Bartolome Esteban Murillo is one of the most famous Spanish Old Masters in the history of Art. Born in the 17th century, he was, of course, involved in the Catholic Counter-Reformation movement against Protestant art. Apart from his religious works, he was also known to paint realistic scenes of ordinary Spanish street life, like The Young Beggar, one of his best works depicting children.

Early Life

He was born in 1618 in Seville in a family of 14 children. He was an orphan. His parents, Gaspar and Maria Murillo, died when he was very young. Juan del Castillo took him in as an assistant. Castillo’s style was influenced by Venetian art and by those of one of the greatest of the Old Masters, Peter Paul Rubens, a Flemish master of the Baroque style.

After his apprenticeship, Murillo chose to sell his own paintings instead of joining another workshop, which was what apprentices traditionally did. Of course, his art style at the time was derived from Castillo’s. In 1642, he left for Madrid to study the works of other old masters, such as Titian and Rubens. It was there in Madrid where he developed his soft, yet realistic style by incorporating what he learned from the works of the other masters like Diego Velazques. Three years later, after he finished his study, he went back to Seville and married Beatriz Cabrera y Villalobos, the model he used for the painting The Virgin of the Rosary, painted in 1650.

Though he was relatively new, his art seemed good enough for a group of Franciscan friars living in Seville. Soon, the Franciscans gave him a commission of 11 religious works of saints, one of which was the Ecstacy of St. Didacus of Alcala Before the Cross, completed in 1646. It was this assignment that became the stepping stone to his career and after this, he received another commission for two paintings for the Seville Cathedral, which further increased his reputation as an artist.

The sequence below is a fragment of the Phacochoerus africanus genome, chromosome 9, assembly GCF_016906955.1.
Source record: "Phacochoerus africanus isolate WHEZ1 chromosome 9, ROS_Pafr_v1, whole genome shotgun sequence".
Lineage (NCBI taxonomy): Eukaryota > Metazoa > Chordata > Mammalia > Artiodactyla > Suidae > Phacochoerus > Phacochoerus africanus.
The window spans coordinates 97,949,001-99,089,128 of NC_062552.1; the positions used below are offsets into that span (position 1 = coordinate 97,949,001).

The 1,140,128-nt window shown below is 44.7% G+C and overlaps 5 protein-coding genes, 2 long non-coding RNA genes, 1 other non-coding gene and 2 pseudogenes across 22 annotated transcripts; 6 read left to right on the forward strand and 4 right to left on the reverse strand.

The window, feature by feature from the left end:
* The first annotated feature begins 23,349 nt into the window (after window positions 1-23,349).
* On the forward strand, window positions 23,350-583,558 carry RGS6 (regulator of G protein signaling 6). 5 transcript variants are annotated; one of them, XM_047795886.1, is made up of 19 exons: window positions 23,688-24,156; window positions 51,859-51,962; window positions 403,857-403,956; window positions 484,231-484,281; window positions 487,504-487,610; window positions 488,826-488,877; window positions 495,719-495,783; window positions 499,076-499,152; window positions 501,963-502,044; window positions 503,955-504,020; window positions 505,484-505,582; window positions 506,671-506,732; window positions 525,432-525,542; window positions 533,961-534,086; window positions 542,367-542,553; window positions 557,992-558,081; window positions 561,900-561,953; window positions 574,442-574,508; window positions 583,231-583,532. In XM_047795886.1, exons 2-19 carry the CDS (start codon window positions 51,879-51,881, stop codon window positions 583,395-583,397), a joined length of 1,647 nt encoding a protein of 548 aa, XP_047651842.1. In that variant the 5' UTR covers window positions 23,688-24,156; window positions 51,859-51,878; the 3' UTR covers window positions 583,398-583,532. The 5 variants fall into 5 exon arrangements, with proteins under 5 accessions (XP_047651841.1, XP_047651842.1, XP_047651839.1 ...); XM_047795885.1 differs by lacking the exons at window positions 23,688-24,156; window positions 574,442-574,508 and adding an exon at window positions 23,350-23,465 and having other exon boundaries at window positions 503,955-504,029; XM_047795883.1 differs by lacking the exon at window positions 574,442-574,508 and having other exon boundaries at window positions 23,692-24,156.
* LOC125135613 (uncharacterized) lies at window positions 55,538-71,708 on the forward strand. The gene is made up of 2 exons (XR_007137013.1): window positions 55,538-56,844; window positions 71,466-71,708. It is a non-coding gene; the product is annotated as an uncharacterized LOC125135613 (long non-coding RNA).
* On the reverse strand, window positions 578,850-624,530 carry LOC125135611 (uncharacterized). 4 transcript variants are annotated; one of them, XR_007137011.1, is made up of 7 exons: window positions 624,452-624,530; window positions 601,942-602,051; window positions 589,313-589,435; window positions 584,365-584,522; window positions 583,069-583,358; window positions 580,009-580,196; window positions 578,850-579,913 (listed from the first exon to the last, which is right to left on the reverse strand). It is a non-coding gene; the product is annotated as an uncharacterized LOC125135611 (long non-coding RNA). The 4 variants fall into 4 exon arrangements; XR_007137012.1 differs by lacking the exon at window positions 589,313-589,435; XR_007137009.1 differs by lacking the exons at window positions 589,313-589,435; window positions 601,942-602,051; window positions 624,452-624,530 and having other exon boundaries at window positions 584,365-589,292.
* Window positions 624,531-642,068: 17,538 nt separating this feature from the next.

It was also in 1645 that he painted The Young Beggar and the Two Children Eating a Melon and Grapes. After the completion of the assignment from Seville Cathedral, he began the process of specializing in the theme of  “the Immaculate Conception” and “the Virgin and the Child.”

Career and Later Years


Most of his career centered around the Catholic Counter-Reformation movement, the Church, being one of the wealthiest financiers of artists in that era would commission him to work a lot, but he does find time to paint children and peasants going about their business, such as The Boy with a Dog,  painted in 1650. His list of works includes several paintings of Mary and the baby Jesus, the dated ones at least: there’s one in 1638, four in 1650, one in 1655, and two in 1675.

Another theme he worked on was the Holy Family, which included paintings of the Holy Family’s flight into Egypt. He also did a series of angel paintings that were holding holy relics in 1660 and portrait art of several people, such as that of Andres de Andrade-i-la Col in 1656, Inigo Melchor Fernández de Velasco in 1659, and Nicholas Omasur in 1672.

Throughout his career and life, he had a lot of students and fans. With Beatriz, he also had eleven children. So between painting for the Church, teaching his students and minding his family he was kept busy. In 1660 he helped found the Seville Academy and also became the Academy’s first President.

Tragedy, however, struck in 1682, when he was 64 years old. The artist fell off a scaffold while working on the Marriage of St Catherine. He died instantly. After the death of the artist, his works started gaining fame and in the 19th century, he was one of the top artists in Europe and has influenced other artists, as well as affected the development of the Rococo art. Many copied his works, securing him the title of the most famous Spanish artist of that era.

Photo Attribution:

Featured and 1st image Bartolomew Esteban Murillo, self-portrait via Wikipedia

2nd image The Virgin of the Rosary, by Bartolomew Esteban Murillo via Wikiart

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